Stories / Interviews, Awards

Q & A with Curtis Duffy of JBF Award–Nominated Grace

Elena North-Kelly

Elena North-Kelly

April 29, 2013


Elena North-Kelly interviews Curtis Duffy of Chicago's Grace Restaurant

After coming up the ranks in some of Chicago's most prestigious kitchens, Curtis Duffy opened his own restaurant, Grace, to rave reviews. A 2013 nominee for Best New Restaurant, Grace attracts diners from all over the country who are seeking a taste of Duffy's thoughtful, sophisticated cuisine. In our interview below, he fills us in on his progressive approach to cooking, the dish that took years to come to fruition, and the unconventional tasting menu devoted almost entirely to flora.     


JBF: Can you tell us a bit about the inspiration and philosophy behind Grace?

Curtis Duffy: My inspiration for Grace was to be minimal, modern, and warm. The cuisine is light and rooted in the ingredients first, and the technique second.

JBF: We’ve heard you talk a lot about “progressive” cooking—can you describe what that means to you?

CD: “Progressive” cooking refers to sourcing ingredients at the height of their season and utilizing modern techniques to showcase those ingredients. It means that we never allow ourselves to become comfortable; we’re always looking for new ways to push our cuisine forward and not rely on what we’ve done in the past.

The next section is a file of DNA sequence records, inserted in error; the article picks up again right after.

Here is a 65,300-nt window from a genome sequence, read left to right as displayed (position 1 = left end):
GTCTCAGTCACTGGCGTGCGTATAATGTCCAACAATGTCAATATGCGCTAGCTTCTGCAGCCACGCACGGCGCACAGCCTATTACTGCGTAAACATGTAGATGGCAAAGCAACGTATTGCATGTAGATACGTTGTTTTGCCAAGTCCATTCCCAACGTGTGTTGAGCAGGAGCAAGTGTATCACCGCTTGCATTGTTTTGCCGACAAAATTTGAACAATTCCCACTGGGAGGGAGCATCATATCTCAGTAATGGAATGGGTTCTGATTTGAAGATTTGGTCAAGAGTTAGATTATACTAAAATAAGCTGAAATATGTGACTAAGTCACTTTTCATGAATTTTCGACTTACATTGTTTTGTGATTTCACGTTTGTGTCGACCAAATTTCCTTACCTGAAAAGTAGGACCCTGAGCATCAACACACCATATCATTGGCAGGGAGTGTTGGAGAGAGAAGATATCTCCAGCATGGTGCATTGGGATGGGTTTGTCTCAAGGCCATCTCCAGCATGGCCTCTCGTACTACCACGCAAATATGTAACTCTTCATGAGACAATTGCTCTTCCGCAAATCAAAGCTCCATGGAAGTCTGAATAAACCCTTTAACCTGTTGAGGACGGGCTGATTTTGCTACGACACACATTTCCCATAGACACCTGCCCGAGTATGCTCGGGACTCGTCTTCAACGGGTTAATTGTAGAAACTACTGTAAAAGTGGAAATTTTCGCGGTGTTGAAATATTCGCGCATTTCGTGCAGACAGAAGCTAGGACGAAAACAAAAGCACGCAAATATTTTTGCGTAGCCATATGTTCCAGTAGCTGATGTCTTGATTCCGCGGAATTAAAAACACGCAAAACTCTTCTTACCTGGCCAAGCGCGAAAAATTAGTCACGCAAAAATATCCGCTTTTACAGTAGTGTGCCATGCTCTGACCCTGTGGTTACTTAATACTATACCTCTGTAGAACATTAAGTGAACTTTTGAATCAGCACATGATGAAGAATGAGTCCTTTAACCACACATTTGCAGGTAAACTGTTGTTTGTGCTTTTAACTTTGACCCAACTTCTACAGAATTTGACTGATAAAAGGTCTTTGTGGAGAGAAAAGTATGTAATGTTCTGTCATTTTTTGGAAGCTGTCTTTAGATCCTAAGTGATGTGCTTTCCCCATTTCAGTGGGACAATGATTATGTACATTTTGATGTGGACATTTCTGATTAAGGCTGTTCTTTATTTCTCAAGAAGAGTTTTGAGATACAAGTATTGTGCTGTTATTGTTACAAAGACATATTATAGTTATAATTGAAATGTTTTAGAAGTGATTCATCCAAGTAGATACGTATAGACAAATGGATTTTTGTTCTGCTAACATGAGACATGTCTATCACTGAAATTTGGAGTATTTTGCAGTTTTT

JBF: You offer two different tasting menus at Grace: one for flora and one for fauna. Can you tell us about the decision to offer a vegetable-centric menu at a refined, fine-dining restaurant?

CD: I have always enjoyed eating and cooking with vegetables. For me, vegetables can be far more interesting than anything else. The diversity of vegetables allows for more creativity from season to season. Seasonality plays a big role in vegetables and our cuisine, and it forces us to change things frequently and keep moving forward.

JBF: What’s your favorite item on the menu at Grace, and why?

CD: The nairagi dish because of the technique behind it. We create a frozen sleeve made from ginger water to encase the raw nairagi with elements of coconut, basil, and pomelo. This dish is special to me because it’s taken years to come to fruition. I worked closely with artisan mold maker to get the sleeve just right.

JBF: What are a few of your favorite cookbooks, and why?

CD: I love Michel Bras’s Essential Cuisine and Peter Gilmore’s Quay: Food Inspired by Nature because of their simplicity and pureness of ingredients, as well as Fernand Point’s Ma Gastronomie, because of the valuable lessons that are taught in the book.

JBF: What’s your earliest food memory?

CD: I remember my mom making her pizza burgers. She cooked beef in a skillet and poured in tomato sauce and cheese, then we spooned it onto buns. 

About the author: Elena North-Kelly is associate editor at the James Beard Foundation. Find her on Twitter and Instagram.